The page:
RIBAUDO: Making sense of Barry Bonds
It’s spring (though you might not be able to tell given the recent weather we had) and I, like many millions of faithful, look to spring as a season of hope and promise that our team will be the World Series winner in October.
It’s an annual ritual, a time of year that no matter what team you root for you have hope (well maybe not if you’re a Royal or Pirate fan) that the baseball gods will favor your team come October. Hope that during the season some unique configuration of events will descend upon your team and deliver them in the fall, much like those Giant fans of last year. Who would have though at the beginning of last year’s season the Giants would have won the World Series? That in doing so, the Giants would have defied the odds and won the National League West Division, beat the Phillies (a better team on paper) and gone on to win the fall classic. Certainly not me. But the Giants were the hottest team in baseball for 30 days, the right 30 days, and the Giants faithful always knew it was possible. Ah, the magic of baseball.
So, it’s with great irony and a dark cloud that as the season gets ready to open we are faced with the federal court the trial of one of the greatest Giants ever – Barry Bonds. We all know the background, Bonds, the all-time leader in home runs, 762, and homers in a season, 73, is facing four counts of lying to a grand jury and one of obstruction for testifying that he never knowingly took performance-enhancing drugs. He was indicted in 2007, weeks after he played his last game.
The problem is who really wants to deal with this right now? Aren’t we (the fans) past the steroid era? Haven’t we seen the greats of the game like Mark McGuire, Roger Clemons, Sammy Sosa all leave with a cloud and without out exception (those qualified) been rebuked in their attempt to get into the Hall of Fame? Aren’t we past all that? Apparently not. The process of justice has slowly and finally caught up. Imagine what would have happened if Bonds would have just admitted he used steroids, dealt with the hysteria of the moment and gone on? Well, he would not be spending the next month in federal court waiting to see if he will be spending some time on an honor farm prison in Lompoc, Calif.
But how do we make sense of this collision of emotions like a fresh new season of hope and throwback issues of performance enhancing drugs and Barry Bonds? In a broader sense the whole issue goes back to why this all happened in the first place and the answer is simple and as old as the hills: Greed and ego. Others have documented and speculated why Bonds and many others in major league baseball were involved in performance enhancing drugs and it’s clear that improving their performance was critical to getting a bigger contract.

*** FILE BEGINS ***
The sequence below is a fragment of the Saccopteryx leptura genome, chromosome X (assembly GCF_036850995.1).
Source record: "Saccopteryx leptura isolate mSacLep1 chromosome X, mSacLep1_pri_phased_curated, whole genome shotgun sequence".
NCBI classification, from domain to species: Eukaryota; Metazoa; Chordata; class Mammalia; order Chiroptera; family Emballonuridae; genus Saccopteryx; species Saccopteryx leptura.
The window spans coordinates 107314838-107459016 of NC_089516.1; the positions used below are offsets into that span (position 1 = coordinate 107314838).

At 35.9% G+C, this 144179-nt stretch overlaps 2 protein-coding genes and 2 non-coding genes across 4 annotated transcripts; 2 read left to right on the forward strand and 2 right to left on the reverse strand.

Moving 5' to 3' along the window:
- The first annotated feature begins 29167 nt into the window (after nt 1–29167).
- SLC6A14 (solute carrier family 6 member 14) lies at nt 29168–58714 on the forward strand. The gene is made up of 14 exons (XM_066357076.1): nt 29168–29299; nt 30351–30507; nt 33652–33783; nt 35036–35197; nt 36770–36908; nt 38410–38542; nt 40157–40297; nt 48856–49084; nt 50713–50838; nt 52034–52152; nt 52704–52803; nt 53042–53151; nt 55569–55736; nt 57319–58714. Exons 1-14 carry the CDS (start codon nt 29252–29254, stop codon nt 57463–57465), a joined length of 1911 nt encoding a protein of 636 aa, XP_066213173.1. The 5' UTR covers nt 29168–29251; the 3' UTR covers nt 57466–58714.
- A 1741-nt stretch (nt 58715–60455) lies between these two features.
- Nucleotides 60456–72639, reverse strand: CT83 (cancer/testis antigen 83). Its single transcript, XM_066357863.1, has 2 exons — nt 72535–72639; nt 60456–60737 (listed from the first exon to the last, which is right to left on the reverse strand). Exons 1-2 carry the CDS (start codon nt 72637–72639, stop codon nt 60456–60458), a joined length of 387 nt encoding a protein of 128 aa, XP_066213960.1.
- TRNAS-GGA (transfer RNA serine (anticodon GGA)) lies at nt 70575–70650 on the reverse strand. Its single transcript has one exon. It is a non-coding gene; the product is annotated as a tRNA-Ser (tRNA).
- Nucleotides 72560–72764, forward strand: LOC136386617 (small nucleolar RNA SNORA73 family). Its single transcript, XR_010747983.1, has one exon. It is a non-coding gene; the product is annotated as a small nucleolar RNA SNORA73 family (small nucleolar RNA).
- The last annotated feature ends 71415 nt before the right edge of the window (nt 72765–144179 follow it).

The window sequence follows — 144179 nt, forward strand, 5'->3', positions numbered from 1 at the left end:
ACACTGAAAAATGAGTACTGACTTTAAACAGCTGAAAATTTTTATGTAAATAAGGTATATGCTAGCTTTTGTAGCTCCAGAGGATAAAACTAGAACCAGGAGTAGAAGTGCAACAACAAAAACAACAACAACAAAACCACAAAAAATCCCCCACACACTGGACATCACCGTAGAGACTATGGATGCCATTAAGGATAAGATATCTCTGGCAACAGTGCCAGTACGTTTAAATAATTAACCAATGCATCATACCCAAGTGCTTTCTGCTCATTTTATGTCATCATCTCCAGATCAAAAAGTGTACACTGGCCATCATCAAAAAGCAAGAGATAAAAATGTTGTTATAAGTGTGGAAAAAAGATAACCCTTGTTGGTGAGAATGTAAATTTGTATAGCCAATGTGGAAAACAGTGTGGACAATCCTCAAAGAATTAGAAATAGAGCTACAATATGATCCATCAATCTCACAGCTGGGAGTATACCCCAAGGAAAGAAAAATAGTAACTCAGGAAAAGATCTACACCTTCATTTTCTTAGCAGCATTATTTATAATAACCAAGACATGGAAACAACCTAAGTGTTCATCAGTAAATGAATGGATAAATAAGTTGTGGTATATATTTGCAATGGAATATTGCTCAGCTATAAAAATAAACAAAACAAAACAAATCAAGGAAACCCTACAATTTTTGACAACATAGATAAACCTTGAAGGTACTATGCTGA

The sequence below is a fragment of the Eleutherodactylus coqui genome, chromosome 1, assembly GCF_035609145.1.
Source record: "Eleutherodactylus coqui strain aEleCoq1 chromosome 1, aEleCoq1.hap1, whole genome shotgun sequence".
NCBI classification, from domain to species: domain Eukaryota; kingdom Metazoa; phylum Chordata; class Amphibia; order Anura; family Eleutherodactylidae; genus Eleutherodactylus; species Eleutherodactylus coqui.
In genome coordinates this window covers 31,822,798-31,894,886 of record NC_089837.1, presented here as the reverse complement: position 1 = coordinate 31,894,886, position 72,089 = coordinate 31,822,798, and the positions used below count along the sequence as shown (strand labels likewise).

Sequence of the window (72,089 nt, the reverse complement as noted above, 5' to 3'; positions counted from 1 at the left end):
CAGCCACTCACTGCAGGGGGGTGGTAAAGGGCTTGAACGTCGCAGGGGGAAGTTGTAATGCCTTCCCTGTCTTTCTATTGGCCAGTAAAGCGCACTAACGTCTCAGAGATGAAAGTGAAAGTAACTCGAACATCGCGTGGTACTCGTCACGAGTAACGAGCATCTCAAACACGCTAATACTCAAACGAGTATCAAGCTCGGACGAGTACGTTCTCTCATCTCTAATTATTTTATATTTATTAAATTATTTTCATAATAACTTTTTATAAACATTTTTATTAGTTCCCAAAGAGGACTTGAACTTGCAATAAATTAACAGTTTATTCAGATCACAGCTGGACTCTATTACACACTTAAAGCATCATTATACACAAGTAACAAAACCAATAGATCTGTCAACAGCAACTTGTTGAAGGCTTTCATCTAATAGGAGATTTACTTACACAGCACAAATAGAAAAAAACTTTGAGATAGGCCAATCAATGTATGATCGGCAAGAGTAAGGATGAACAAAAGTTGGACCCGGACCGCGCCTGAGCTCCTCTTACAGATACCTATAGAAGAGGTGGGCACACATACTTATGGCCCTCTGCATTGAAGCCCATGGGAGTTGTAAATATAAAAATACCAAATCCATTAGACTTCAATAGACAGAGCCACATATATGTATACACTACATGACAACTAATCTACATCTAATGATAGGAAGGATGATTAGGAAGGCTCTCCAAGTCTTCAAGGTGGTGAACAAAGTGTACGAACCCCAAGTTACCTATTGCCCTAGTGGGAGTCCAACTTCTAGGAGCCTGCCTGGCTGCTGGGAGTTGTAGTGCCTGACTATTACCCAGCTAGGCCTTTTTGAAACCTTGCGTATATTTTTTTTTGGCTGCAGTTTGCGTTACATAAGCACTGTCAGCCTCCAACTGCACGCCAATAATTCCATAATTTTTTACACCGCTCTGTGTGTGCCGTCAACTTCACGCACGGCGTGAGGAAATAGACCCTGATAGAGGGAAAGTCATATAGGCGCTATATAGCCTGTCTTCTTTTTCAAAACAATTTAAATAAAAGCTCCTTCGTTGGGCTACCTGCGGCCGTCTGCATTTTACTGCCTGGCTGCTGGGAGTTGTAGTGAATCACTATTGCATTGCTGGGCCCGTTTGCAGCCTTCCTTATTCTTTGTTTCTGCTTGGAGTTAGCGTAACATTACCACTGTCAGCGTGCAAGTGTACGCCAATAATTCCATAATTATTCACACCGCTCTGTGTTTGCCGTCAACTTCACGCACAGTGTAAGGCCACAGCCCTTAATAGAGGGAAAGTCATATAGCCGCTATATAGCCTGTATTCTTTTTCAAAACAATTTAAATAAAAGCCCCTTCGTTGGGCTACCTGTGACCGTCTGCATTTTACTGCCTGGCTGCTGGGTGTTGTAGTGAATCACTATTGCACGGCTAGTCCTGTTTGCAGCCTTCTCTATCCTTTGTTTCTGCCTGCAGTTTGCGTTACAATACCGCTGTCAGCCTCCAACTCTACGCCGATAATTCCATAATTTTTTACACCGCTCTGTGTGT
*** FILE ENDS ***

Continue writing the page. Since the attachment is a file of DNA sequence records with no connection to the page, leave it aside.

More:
In the case of Bonds it’s been written that he was driven by Mark McGuire’s success (who was also using performance enhancing drugs) when he broke Roger Maris’s home run record in 1998. Bonds was apparently not satisfied that he was already one of the best players in baseball and that he would have been a Hall of Fame player anyway, or that he was already making millions and the centerpiece of the Giants. It wasn’t enough. No this is lesson is about how ego corrupts and in the case of Bonds how he would do what athletes have been trained to do their entire carrier – find an edge. Except in this case he crossed the line. What possess a man who has all the gifts to cross that line? A belief that he is above, that in order to secure his greatness he needs to cross the line with a belief that he is invincible. But in the end there is always the fall.
Just before the time the rumors about Bonds and the rumors of performance enhancing drugs stared to surface, I took my daughter to PacBell to see her first major league game. We got there early, bought her a hat and a hot dog. She played in the center field playground and as if on cue Bonds hit a home run that night into right field. A new fan was born. After the allegations broke my daughter confronted (like many little leaguers did with their parents) about Bonds and the drug allegations and I had to explain to her the whole issue. Needless to say she is a Derek Jeter and Yankee fan now. Oh how they fall.
In another way making sense of Barry Bonds is totally appropriate for the moment. Bonds is on trial not for his use of performance enhancing drugs but the lie and cover up. He seems to be in good company. Just this past week Bruce Perl the head coach of Tennessee men’s basketball who has been a great coach was fired for lying to the NCAA about what really amounts to some small-time recruiting infractions. Or there’s Jim Tressel, the head coach of the Ohio State’s football team, who was recently disciplined for not being forthcoming about infractions by some of his players. It’s always the cover up.
No, making sense of Barry Bonds is a familiar tale attributed to ego, greed and lying. Every parent should let their kid know its not just what happens on the field, its everything so don’t lose sight. It’s the lessons we all learn when young but seem to forget somewhere along the line. But as baseball fans know, the game is bigger and more important than anyone player is.
Baseball season will do what is always has done and give a lot of hope in the spring to many and a little joy in the fall to a few. To hell with Bonds and Clemens and McGuire and all the others, it’s time to play ball.
– Carl Ribaudo is a contributing columnist to the Tahoe Daily Tribune. He is the president of the Strategic Marketing Group, a small marketing consultancy with experience working with the tourism, recreation and hospitality industries. He is also a consultant, speaker and writer who lives at the South Shore. He can be reached at email@example.com. Read his full column and additional blog posts at http://www.tahoedailytribune.com/CarlRibaudo.
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